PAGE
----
A free concert was organized at the Barclays Sports Complex that was graced by the first lady Dr. Christine Kaseba-Sata and second lady Ms. Charlotte Scott. The concert was dubbed “A young Zambia Arise”. Some of Zambia’s renowned artists performed and educated the mostly youthful audience on the MDGs and post 2015 agenda as a way of raising awareness, about 500 people attended the free concert.

A formal event took place at the Taj Pamodzi Hotel on October 29, 2013, with the UNDP’s Goodwill Ambassador His Royal Highness, Crown Prince Haakon of Norway; the Vice President of Republic of Zambia, Dr Guy Scott, M.P; the First President, Dr Kenneth Kaunda; the First Lady, Dr Christine Kaseba-Sata; Chiefteness Nkomeshya, the Guest of Honor the Foreign Affairs Minister, Hon. Wilbur Simuusa; Ministers, Deputy Ministers, Permanent Secretaries and senior government officials present, the High Commissioners and Ambassadors and other cooperating partners of the UN where also in attendance.

In his remarks the Crown Prince expressed his gratitude at the work that the UN is doing in Zambia and the strides it is making through the various partnerships with government and other cooperating partners, he also reaffirmed

his country’s continued support to the United Nations and the Republic of Zambia.

The out-going Resident Coordinator Ms. Kanni Wignaraja gave a special thanks to the Government and the People of Zambia for their unwavering commitment and support to the United Nations and for its resilience in shaping the future it wants. 250 guest were in attendance.

UN ZAMBIA Joint Statement on World Population Day

World Population Day, commemorated each year on July 11 July, brings to the fore the demographic trends, dividends and challWorld Population Day 2013enges that impact societies the world over. The theme for this year is ‘adolescent pregnancy’. This is a topic that affects us all as policy makers, parents, teachers, students and friends.

Globally, too many of the estimated 16 million teenage girls who give birth each year never had the opportunity to plan their pregnancy.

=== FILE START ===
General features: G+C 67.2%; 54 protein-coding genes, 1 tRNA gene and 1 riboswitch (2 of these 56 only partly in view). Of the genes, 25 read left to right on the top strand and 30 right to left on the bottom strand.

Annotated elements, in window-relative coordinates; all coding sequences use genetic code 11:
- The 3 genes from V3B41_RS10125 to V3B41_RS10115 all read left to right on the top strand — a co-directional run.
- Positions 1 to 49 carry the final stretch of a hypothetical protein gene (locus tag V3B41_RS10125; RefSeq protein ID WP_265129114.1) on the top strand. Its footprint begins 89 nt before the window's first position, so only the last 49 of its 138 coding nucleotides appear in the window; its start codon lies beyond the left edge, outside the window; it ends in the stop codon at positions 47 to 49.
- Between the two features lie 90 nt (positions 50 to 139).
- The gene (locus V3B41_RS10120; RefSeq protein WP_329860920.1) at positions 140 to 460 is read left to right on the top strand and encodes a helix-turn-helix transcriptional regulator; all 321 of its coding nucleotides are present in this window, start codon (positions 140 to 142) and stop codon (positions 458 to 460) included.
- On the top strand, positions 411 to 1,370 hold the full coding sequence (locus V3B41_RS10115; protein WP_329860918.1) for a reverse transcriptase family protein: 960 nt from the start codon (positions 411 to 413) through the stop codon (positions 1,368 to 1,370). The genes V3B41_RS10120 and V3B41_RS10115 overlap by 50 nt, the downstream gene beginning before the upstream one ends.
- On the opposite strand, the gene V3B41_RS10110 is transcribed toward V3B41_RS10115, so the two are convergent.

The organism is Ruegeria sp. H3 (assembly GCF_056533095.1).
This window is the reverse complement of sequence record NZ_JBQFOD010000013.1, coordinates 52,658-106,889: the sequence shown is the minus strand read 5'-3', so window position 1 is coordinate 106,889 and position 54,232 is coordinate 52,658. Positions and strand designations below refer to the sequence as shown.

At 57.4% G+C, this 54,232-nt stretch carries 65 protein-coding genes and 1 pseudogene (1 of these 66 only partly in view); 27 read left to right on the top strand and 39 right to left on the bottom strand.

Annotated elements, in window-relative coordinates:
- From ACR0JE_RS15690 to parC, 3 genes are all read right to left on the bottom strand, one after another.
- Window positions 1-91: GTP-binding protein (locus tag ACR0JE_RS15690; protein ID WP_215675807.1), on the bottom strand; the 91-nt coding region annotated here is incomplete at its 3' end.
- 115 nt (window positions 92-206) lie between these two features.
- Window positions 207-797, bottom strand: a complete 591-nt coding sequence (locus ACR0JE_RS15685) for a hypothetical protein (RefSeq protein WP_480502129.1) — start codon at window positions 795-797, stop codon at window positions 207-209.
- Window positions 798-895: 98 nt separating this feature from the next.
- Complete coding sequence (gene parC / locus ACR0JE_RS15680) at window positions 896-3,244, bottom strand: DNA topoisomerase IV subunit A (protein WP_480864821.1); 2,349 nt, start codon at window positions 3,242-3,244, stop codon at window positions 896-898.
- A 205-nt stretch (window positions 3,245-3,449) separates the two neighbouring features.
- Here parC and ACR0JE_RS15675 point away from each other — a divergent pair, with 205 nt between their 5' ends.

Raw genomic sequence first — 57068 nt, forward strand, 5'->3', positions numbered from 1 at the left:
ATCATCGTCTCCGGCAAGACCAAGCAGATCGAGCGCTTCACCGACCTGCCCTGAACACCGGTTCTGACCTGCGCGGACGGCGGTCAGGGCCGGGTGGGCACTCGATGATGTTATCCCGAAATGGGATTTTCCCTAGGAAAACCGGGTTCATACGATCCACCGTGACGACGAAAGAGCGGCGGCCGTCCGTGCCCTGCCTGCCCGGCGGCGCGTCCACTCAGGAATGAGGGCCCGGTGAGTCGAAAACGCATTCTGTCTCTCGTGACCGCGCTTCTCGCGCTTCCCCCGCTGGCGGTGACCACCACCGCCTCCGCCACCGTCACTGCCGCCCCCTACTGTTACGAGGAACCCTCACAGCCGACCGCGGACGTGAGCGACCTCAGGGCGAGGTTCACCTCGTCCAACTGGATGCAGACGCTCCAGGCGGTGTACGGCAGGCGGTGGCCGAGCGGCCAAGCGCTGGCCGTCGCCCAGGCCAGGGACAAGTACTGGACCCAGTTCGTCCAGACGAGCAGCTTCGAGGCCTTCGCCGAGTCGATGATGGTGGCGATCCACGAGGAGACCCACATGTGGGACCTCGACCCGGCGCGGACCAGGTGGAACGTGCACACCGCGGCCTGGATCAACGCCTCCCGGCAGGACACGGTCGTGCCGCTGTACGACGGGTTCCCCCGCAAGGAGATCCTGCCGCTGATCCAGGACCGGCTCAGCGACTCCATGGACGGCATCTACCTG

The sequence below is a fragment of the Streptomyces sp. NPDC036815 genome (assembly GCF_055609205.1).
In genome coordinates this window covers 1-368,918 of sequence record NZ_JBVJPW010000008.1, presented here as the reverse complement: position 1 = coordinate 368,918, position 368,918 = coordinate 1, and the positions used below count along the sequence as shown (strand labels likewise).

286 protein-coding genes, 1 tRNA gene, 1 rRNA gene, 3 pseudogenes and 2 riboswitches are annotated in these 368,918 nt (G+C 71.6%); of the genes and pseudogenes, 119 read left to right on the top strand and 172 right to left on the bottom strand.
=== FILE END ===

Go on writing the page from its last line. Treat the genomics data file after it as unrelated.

In Zambia, over 30% of 15-19 year old girls have already been pregnant or have had a child. This is an alarming rate of pregnancy among adolescents. Zambia’s 2013 MDG Report indicates early marriage and adolescent pregnancy as two main triggers for the high maternal mortality rate in the country. 42% of Zambian women are married before the age of 18. Thirty eight mothers die each month due to complications relating to pregnancy and child birth. And many of these mothers are teenagers. Unsafe abortions, obstetric fistula, hemorrhage and malnutrition often result in young mothers facing a heightened risk of maternal complications, death and disability. Their children, even when surviving birth, face higher risks as well.

“Adolescent pregnancy is an abrupt disruption to education, and an end to childhood.

Keeping girls safe and in secondary school, enforcing laws that deter early marriage and harshly punish rape, and the active promotion and access to birth control and reproductive health education – this is what will break this cycle” said Kanni Wignaraja, the UN Resident Coordinator and UNDP Representative.

Education and staying in school plays a major role in changing this situation. It creates awareness, it delays marriage and childbearing, and it reduces the otherwise high fertility rate. A Zambian woman with no formal education has a fertility rate of 8; with one year of secondary this halves to 4; and then it halves again to 2.4 with one year of tertiary education. This pattern also correlates with infant and child health. The better the education of the mother, the healthier the child. Good quality reproductive health services that cover family planning and the prevention and treatment of sexually transmitted infections, including HIV, must be readily available in order for adolescent boys and girls to make informed and healthy choices about the onset of sexual relations, pregnancy and child spacing.

On this World Population Day, the UN in Zambia calls on the government and all stakeholders to help make the right public policy choices and to invest resources in the education, health and wellbeing of adolescent girls. Every young girl, regardless of where she lives, her economic or social circumstances, has the right to enjoy and fulfill her potential. Today, too many girls in Zambia and across the world are denied that right. We can change that.